Poetic license is definitely insinuated when “Ethan Hunt’s” newest mission is delivered disguised in Homer’s “Odyssey”; hence the eponymous Hunt clones the Greek epic hero, “Odysseus/Ulysses”; tested and passed with Olympian magnitude, Odysseus’ travails, within days, instead of years. For the sixth time, inimitable Tom Cruise, exuberantly swash-buckles, aerobically, defiantly flies through the film; at fifty-six, biconically performs his own stunts, and in this version surpasses and exponentially grows into an unforgettable, formidable, even sensitive Ethan Hunt.
Writer/director Christopher McQuarrie brings supreme titillation, fascinating gimmickry, vertiginous panoramas of London, Paris, Leh, plus mandatory realism to preposterous premises; digitalization is highly effective, especially in the myriad of chase scenes: cars, tanks, motorcycles and the most magnificent of all, a twenty-minute helicopter competition; excitement, unexperienced, for eons.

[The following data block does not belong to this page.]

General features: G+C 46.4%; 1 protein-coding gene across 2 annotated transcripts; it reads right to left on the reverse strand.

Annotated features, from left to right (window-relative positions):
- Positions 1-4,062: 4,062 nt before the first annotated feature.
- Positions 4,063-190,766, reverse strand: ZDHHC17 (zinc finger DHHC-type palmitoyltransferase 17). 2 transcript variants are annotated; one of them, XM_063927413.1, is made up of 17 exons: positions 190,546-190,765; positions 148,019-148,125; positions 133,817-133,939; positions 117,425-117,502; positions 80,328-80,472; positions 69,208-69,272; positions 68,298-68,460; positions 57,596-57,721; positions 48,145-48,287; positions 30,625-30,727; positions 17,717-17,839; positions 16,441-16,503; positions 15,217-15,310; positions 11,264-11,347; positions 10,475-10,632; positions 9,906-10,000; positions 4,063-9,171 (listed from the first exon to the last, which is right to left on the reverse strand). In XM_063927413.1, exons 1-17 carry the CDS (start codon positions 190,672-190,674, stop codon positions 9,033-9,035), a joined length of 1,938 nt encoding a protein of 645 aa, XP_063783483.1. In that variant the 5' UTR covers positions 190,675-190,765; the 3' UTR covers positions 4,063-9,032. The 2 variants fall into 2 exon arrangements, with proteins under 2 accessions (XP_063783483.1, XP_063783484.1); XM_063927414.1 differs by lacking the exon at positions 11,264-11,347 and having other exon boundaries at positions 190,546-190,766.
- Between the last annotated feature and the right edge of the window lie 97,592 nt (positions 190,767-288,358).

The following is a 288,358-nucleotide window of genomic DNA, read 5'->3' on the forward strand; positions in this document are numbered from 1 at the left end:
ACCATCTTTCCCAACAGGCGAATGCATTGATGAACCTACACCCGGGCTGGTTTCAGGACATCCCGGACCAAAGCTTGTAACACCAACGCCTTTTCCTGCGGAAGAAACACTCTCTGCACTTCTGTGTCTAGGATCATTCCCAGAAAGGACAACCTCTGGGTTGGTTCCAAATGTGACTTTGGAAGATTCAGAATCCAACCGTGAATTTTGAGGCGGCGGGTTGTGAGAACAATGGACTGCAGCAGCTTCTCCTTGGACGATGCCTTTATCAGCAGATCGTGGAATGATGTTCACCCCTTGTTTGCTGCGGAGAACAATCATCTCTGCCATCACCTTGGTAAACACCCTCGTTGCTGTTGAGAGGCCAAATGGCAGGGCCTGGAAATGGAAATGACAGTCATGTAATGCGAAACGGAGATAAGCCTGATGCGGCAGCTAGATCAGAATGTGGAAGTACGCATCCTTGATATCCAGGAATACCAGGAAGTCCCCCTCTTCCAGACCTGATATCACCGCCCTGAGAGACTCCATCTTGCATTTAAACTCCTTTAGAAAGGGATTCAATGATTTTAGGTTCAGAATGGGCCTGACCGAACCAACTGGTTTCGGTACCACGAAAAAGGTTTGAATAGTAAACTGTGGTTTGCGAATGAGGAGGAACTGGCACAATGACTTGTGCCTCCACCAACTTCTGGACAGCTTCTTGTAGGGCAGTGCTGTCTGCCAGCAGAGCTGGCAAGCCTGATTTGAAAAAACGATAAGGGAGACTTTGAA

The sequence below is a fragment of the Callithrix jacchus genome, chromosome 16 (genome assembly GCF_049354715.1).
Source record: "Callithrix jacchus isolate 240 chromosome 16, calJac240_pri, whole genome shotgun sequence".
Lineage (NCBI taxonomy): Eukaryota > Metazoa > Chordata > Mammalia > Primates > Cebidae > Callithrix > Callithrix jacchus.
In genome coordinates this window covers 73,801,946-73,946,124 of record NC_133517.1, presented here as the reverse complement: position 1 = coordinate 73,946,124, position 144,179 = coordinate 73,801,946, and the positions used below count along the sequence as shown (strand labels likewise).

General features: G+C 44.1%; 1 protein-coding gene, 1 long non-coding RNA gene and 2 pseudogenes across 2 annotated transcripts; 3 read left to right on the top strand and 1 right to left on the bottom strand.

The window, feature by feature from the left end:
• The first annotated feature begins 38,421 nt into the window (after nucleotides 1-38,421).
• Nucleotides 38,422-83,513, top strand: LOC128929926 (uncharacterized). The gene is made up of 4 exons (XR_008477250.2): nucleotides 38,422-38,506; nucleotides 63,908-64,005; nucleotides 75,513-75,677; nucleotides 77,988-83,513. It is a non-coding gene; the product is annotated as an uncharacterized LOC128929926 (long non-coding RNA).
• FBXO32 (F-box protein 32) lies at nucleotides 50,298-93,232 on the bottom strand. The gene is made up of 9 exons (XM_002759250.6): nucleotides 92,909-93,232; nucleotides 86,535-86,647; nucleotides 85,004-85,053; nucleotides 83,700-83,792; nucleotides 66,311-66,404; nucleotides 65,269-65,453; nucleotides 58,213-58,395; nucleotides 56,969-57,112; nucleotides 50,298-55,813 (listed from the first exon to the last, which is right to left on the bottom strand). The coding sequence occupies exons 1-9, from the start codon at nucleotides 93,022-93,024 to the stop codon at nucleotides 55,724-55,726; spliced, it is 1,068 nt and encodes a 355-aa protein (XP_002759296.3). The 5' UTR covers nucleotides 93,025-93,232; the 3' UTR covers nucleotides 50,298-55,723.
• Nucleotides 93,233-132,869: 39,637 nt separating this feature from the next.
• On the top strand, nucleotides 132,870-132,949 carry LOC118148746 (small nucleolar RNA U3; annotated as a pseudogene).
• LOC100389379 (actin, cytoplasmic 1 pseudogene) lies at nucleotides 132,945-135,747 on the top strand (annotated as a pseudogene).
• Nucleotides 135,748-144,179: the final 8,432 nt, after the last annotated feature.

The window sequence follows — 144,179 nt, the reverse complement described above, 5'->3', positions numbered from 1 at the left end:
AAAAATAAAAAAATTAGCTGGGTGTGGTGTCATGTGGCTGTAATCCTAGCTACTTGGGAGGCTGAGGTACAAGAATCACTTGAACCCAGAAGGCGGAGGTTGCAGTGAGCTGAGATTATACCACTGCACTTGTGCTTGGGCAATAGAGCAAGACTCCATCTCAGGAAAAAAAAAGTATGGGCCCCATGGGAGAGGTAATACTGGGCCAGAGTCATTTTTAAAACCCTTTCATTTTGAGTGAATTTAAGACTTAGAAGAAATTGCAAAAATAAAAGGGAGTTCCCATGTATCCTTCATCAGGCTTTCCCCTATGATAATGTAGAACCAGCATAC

The plot, including some recognizable mendicants (“Solomon Lane”/ Sean Harris), a smattering of new villains, one deliciously devilish (“August Walker”/ Henry Cavill), revolves around the quest for three cores of plutonium, they bounce from the hands of revolutionaries, to the altruistic; at times blurry to decipher between them. Forceful, feline femininity supplied by Michelle Monaghan, “Julia” and the ever imposing Rebecca Ferguson, “Ilsa”, Vanessa Kirby as the “White Widow”, a plutonium broker. Simon Pegg, “Benji”, and Ving Rhames, “Luther” add ubiquitous familiarity to the franchise.
“Mission: Impossible-Fallout” reminiscent of chess, a game of skill, heavily dependent on the sagacity, intelligence of the players; but Cruise is the King, never to be mated. “Long live the King!”